At the end of this academic year, a marvellous and rare astronomical phenomenon will take place: on 5 and 6 June 2012 the planet Venus will pass exactly in front of the solar disk for the very last time this century. This transit of Venus provides for an unique and unparalleled opportunity to get your students actively involved in observing a daytime astronomical event and exchanging the results with others from abroad. In 2004, when a transit of Venus also took place for the first time since 1882, millions of students across the globe watched the planet against the sun and were engaged in activities increasing their understanding of solar system mechanics, the history of astronomical ideas and career opportunities.
One of the aims of the Transit of Venus Project, launched last June, is to help you science educators exploiting the full potential of the transit of Venus, from elementary to college level.
Watching the event
The most important thing is to have your students actually see the transit of Venus. The website has a calculator, which shows when the transit is visible from your location, and also presents many different ways the transit can be safely observed by large groups. For example, you can build your own Sun Funnel, allowing for convenient and safe group viewing.
Depending on the level of education, a mere look at the transit shouldn’t be enough. An activity that certainly fires one’s imagination is the determination of the sun-earth distance by combining timings of the transit taken from all around the world. Historically, this possibility kindled the great international expeditions in the eighteenth and nineteenth centuries to observe the transit of Venus from far flung places, the most prominent expedition being that of James Cook in 1769. A phone app, which is now being developed especially for the occasion, will assist your students to re-enact these historical measurements and help them with observing the times of the transit’s start and end, and with submitting these observations to an international database. From all submitted observations, the sun-earth distance is subsequently computed in real-time.
Prior to the transit, students may be engaged in learning activities that will grow their understanding of our solar solar system and the historical development of scientific knowledge, as well as open up their horizons to today’s scientific frontiers. The Transit of Venus Project presents educational materials of its own, and is your guide to materials and activities provided by others:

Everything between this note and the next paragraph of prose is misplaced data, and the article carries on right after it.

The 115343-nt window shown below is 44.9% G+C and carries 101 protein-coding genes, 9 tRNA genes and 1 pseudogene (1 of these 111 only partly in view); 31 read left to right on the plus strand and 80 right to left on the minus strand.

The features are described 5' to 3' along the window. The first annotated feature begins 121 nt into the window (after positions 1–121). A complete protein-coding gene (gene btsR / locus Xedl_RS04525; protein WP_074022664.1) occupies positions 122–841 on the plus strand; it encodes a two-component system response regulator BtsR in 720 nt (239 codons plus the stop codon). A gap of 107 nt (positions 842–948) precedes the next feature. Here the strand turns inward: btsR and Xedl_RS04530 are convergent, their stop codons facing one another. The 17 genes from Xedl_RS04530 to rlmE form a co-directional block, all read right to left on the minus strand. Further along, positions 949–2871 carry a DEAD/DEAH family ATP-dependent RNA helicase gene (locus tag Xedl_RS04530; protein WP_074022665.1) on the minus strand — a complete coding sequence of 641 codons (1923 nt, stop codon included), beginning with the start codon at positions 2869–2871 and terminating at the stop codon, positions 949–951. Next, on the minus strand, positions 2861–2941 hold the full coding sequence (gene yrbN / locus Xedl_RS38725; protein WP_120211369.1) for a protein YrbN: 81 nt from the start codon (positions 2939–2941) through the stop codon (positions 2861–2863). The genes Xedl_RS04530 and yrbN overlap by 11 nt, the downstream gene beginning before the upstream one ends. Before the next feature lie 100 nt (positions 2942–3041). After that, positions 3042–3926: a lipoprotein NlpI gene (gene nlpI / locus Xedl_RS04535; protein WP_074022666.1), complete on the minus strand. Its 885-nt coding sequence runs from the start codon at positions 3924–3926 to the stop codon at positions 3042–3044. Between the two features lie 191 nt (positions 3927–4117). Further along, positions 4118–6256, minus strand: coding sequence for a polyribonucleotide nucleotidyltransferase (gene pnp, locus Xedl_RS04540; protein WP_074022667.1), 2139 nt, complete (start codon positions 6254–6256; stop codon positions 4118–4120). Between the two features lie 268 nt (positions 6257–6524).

In our own workbook, you will find numerous problems related to the transit of Venus students can work on, ranging from angular and distance measurements involving parallax, to the mathematical analysis of the transit’s periodicity and light curves of transiting exoplanets.
In their Space Math series, NASA presents Transit Math, providing mathematical problems featuring transit applications.
Advantageous from a didactical point of view, Udo Backhaus invites you to participate in an international project which uses simultaneously taken photographs of the transit of Venus to determine the sun-earth distance.
Late September, NASA’s Sun-Earth Day 2012 website will be launched, featuring many hands-on classroom activities for all levels of education.
Website, newsletter and Facebook
Much more educational projects are being initiated, and we would like to keep you updated on the latest developments. We do this through our website, which has a blog on its home page featuring new stories almost every day. There’s also a monthly newsletter sent to you by email and you can join our group on Facebook to keep in touch with your colleagues and other transit enthusiasts.
I hope that, through our joint efforts, this astronomical event will arouse scientific awareness in our students. Let’s work together to have each and every student – from kindergarten to college – enjoy the view of this once-in-a-lifetime spectacle in June next year!
Steven van Roode, on behalf of the Transit of Venus Project